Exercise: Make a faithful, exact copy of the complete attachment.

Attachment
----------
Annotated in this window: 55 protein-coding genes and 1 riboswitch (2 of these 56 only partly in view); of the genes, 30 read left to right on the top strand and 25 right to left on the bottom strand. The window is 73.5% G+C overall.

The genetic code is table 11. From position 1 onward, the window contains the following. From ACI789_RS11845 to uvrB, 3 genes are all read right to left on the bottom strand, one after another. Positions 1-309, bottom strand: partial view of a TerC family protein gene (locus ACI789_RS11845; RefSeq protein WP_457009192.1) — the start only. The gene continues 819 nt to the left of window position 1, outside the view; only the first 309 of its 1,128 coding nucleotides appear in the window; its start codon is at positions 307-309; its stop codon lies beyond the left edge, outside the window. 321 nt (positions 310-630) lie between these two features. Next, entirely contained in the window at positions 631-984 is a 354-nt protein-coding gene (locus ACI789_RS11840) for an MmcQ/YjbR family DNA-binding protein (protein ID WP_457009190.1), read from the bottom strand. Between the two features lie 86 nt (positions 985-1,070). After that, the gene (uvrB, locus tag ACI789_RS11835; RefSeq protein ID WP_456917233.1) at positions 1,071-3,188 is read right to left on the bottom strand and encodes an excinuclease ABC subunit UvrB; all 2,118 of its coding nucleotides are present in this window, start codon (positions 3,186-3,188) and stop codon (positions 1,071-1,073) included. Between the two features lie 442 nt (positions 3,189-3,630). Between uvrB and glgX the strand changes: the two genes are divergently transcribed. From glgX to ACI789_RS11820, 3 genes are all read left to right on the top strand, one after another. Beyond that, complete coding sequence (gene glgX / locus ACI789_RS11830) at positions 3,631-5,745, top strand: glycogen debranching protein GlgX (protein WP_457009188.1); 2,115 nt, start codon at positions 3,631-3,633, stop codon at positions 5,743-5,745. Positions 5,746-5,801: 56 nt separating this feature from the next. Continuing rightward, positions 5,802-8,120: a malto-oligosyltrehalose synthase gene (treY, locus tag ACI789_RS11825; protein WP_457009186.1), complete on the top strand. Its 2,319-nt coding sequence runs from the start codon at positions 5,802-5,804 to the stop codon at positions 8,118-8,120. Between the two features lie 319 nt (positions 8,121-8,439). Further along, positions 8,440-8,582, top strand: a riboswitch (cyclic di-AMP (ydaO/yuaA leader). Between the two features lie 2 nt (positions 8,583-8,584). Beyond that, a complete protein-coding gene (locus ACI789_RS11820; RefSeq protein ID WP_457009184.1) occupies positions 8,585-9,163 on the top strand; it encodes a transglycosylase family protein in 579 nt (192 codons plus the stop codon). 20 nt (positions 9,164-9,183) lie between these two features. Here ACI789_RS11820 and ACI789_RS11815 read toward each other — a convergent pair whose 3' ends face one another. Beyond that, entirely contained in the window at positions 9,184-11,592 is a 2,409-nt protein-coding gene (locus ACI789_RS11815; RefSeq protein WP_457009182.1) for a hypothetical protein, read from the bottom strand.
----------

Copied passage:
Annotated in this window: 55 protein-coding genes and 1 riboswitch (2 of these 56 only partly in view); of the genes, 30 read left to right on the top strand and 25 right to left on the bottom strand. The window is 73.5% G+C overall.

The genetic code is table 11. From position 1 onward, the window contains the following. From ACI789_RS11845 to uvrB, 3 genes are all read right to left on the bottom strand, one after another. Positions 1-309, bottom strand: partial view of a TerC family protein gene (locus ACI789_RS11845; RefSeq protein WP_457009192.1) — the start only. The gene continues 819 nt to the left of window position 1, outside the view; only the first 309 of its 1,128 coding nucleotides appear in the window; its start codon is at positions 307-309; its stop codon lies beyond the left edge, outside the window. 321 nt (positions 310-630) lie between these two features. Next, entirely contained in the window at positions 631-984 is a 354-nt protein-coding gene (locus ACI789_RS11840) for an MmcQ/YjbR family DNA-binding protein (protein ID WP_457009190.1), read from the bottom strand. Between the two features lie 86 nt (positions 985-1,070). After that, the gene (uvrB, locus tag ACI789_RS11835; RefSeq protein ID WP_456917233.1) at positions 1,071-3,188 is read right to left on the bottom strand and encodes an excinuclease ABC subunit UvrB; all 2,118 of its coding nucleotides are present in this window, start codon (positions 3,186-3,188) and stop codon (positions 1,071-1,073) included. Between the two features lie 442 nt (positions 3,189-3,630). Between uvrB and glgX the strand changes: the two genes are divergently transcribed. From glgX to ACI789_RS11820, 3 genes are all read left to right on the top strand, one after another. Beyond that, complete coding sequence (gene glgX / locus ACI789_RS11830) at positions 3,631-5,745, top strand: glycogen debranching protein GlgX (protein WP_457009188.1); 2,115 nt, start codon at positions 3,631-3,633, stop codon at positions 5,743-5,745. Positions 5,746-5,801: 56 nt separating this feature from the next. Continuing rightward, positions 5,802-8,120: a malto-oligosyltrehalose synthase gene (treY, locus tag ACI789_RS11825; protein WP_457009186.1), complete on the top strand. Its 2,319-nt coding sequence runs from the start codon at positions 5,802-5,804 to the stop codon at positions 8,118-8,120. Between the two features lie 319 nt (positions 8,121-8,439). Further along, positions 8,440-8,582, top strand: a riboswitch (cyclic di-AMP (ydaO/yuaA leader). Between the two features lie 2 nt (positions 8,583-8,584). Beyond that, a complete protein-coding gene (locus ACI789_RS11820; RefSeq protein ID WP_457009184.1) occupies positions 8,585-9,163 on the top strand; it encodes a transglycosylase family protein in 579 nt (192 codons plus the stop codon). 20 nt (positions 9,164-9,183) lie between these two features. Here ACI789_RS11820 and ACI789_RS11815 read toward each other — a convergent pair whose 3' ends face one another. Beyond that, entirely contained in the window at positions 9,184-11,592 is a 2,409-nt protein-coding gene (locus ACI789_RS11815; RefSeq protein WP_457009182.1) for a hypothetical protein, read from the bottom strand.